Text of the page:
Zoning And Project Approvals
Zoning ordinances can be a developer's, site locator's, or businesses’ first introduction to a city, so the ordinance must provide clear, relevant, information regarding what uses or activities are or are not allowed in any given industrial zoning district. But the ordinance also must be easy to interpret for planners who review development applications, for contractors who apply for permits, and for policy makers—including planning commissioners and city council members— who may be called upon to adjudicate decisions regarding the zoning code’s application.
A clear zoning code is also key to a project approval process that is relatively predictable and faster than processes that are opaque and/or require extensive discretionary review. Having a clear well-constructed zoning ordinance can be an essential tool for attracting investment in industrial districts, retaining existing businesses, and allowing innovative businesses to flourish. In addition, standards and policy decisions within local zoning code itself can be key to maintaining and expanding industrial land supply through zoning
Effective Industrial Zoning Objectives
Selecting the Right Zoning Tools
Here is a brief introduction to each of the tools and when or how a city might choose to implement one versus the other.
Increase zoning ordinance legibility and clarity
- Many cities have zoning ordinances that have been cobbled together over time and can therefore be difficult to use. There are many simple steps a city can take to reformat its zoning ordinance to make the existing content more accessible and easier to use, even if the code’s content is not being amended.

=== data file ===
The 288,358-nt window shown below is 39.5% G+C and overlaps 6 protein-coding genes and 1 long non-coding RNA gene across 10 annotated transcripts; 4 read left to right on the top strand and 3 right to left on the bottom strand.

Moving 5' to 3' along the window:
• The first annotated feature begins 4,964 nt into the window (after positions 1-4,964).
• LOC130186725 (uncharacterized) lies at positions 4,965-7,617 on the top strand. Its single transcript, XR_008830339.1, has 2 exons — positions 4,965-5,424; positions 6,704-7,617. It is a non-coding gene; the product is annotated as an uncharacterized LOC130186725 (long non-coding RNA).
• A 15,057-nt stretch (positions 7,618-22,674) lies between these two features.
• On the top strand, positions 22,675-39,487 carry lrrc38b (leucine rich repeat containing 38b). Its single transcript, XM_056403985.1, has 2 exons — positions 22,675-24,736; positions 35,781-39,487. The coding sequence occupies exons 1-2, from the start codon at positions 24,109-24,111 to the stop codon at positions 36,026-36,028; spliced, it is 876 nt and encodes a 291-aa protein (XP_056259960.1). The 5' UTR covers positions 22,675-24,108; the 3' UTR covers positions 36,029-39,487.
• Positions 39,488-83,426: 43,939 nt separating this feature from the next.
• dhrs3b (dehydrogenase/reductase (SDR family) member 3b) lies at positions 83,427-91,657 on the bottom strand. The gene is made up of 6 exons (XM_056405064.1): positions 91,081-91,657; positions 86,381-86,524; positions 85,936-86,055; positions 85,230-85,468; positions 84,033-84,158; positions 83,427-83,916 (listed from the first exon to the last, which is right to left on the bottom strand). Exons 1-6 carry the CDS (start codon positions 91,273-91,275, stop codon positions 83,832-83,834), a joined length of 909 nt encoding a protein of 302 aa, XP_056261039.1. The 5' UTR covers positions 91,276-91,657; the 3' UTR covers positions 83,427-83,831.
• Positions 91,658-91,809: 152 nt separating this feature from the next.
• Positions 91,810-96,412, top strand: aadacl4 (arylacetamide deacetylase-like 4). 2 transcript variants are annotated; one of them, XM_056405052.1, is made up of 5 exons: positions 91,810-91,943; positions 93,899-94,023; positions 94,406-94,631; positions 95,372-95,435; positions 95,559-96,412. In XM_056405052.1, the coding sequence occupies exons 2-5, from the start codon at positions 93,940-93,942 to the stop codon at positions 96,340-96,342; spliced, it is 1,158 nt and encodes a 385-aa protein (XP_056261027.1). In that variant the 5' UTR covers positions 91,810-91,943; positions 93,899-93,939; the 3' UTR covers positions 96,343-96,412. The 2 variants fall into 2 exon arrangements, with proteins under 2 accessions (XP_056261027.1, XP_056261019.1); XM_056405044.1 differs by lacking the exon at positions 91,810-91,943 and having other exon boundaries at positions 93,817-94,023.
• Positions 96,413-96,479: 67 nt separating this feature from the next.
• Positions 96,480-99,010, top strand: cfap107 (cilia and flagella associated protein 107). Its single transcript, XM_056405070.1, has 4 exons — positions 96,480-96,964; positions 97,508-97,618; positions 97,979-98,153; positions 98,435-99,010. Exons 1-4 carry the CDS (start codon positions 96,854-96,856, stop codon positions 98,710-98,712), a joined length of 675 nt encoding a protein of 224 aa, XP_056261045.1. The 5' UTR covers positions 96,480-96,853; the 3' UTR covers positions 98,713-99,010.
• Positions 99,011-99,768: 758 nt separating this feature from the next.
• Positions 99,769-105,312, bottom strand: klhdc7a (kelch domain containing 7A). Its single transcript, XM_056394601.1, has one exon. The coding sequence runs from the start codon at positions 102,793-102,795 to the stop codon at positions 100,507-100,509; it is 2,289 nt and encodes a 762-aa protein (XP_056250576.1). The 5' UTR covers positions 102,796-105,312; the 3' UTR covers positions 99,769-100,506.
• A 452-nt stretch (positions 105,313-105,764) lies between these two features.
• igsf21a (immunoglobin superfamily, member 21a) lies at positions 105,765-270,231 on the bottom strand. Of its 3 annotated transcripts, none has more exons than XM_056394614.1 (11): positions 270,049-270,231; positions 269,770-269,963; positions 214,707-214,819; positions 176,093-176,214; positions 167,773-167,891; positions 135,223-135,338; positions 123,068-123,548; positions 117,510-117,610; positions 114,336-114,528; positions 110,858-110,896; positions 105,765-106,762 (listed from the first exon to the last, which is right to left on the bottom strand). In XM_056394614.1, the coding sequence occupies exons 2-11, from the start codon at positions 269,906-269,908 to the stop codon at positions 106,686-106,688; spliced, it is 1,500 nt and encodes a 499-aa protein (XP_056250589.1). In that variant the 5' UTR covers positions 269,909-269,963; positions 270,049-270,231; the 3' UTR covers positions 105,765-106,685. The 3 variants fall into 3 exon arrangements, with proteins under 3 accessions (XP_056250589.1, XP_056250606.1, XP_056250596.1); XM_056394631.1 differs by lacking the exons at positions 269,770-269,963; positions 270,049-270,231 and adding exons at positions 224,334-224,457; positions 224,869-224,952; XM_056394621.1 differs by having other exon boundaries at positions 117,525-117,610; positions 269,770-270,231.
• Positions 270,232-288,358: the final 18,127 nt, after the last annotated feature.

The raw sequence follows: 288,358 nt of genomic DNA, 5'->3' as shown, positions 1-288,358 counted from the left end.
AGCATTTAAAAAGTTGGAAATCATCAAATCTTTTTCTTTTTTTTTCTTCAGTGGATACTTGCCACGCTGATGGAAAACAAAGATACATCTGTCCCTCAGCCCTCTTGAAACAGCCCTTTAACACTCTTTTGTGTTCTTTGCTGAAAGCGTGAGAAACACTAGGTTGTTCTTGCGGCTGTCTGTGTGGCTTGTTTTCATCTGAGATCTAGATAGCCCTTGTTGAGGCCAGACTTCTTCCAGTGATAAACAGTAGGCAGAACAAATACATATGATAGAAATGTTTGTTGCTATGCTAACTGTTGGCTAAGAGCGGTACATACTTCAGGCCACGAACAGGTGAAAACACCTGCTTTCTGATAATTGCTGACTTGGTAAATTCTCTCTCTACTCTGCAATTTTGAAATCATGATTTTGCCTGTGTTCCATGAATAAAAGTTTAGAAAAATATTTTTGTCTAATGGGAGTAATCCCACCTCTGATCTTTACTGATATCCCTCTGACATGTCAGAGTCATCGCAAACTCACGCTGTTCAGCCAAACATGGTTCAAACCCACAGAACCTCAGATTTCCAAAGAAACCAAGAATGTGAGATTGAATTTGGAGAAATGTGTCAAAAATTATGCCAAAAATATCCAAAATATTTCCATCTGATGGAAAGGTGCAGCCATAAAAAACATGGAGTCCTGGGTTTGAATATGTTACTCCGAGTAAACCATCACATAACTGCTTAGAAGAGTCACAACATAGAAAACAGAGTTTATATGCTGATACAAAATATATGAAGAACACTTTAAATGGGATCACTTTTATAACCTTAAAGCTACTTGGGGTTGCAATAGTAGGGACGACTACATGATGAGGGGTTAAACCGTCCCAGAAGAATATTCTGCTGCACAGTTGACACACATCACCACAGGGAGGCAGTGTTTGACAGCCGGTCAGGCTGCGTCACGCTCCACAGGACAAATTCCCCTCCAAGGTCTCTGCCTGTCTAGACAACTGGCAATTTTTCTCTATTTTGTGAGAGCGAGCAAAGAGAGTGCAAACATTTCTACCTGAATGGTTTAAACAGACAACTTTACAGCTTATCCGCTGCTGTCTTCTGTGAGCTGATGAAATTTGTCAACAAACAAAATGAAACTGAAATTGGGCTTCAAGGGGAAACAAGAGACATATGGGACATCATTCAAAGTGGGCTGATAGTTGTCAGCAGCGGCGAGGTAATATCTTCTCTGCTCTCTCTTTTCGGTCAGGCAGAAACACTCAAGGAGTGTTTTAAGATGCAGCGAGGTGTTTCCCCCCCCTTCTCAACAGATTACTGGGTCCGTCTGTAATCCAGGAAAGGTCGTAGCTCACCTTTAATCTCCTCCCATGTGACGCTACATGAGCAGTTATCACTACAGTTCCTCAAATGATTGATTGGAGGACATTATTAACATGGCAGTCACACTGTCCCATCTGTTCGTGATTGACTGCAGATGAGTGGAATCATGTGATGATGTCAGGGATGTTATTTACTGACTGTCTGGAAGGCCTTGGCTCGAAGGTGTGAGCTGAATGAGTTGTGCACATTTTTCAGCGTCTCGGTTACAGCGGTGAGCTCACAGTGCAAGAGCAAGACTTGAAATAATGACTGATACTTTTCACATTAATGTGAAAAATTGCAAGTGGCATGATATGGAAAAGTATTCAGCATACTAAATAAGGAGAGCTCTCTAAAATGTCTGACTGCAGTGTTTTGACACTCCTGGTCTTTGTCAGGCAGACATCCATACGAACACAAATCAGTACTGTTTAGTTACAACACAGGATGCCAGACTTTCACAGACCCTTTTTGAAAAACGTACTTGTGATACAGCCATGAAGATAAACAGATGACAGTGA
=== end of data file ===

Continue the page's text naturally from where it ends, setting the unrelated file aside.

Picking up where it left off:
- A city should consider using this tool if their code contains a high proportion of text without corresponding graphics; has a complex system of references between different sections of code; does not contain clickable links to relevant definitions or code sections and/or has not been properly transcribed into an online application such as MuniCode; could be difficult to read for non-native English speakers due to complex or unnecessary code language.
Update industrial zoning districts and use definitions
- A zoning ordinance with too many industrial zoning districts adds unnecessary confusion surrounding which industrial uses and building standards apply to a particular parcel. In addition, outdated use definitions make it difficult for developers to confirm under which use category a prospective use would fall.
- This tool assists with reducing zoning ordinance’s existing zoning districts and clarifying use definitions so neither is not too broad or general.
- Reducing zoning districts reduces developer uncertainty as to which district their proposed project would be in and what use definitions apply in that district.
- A city should consider using this tool if their current zoning code has more than three zoning districts intended for primarily industrial use. Reducing and focusing the number of districts will improve clarity for developers and simplify the approvals process.
Expand by-right development opportunities through use regulations
- A zoning ordinance that makes extensive use of discretionary review through conditional use permits creates increases the risk associated with obtaining development approvals and increases the administrative burden for both potential developers and local planning departments respectively.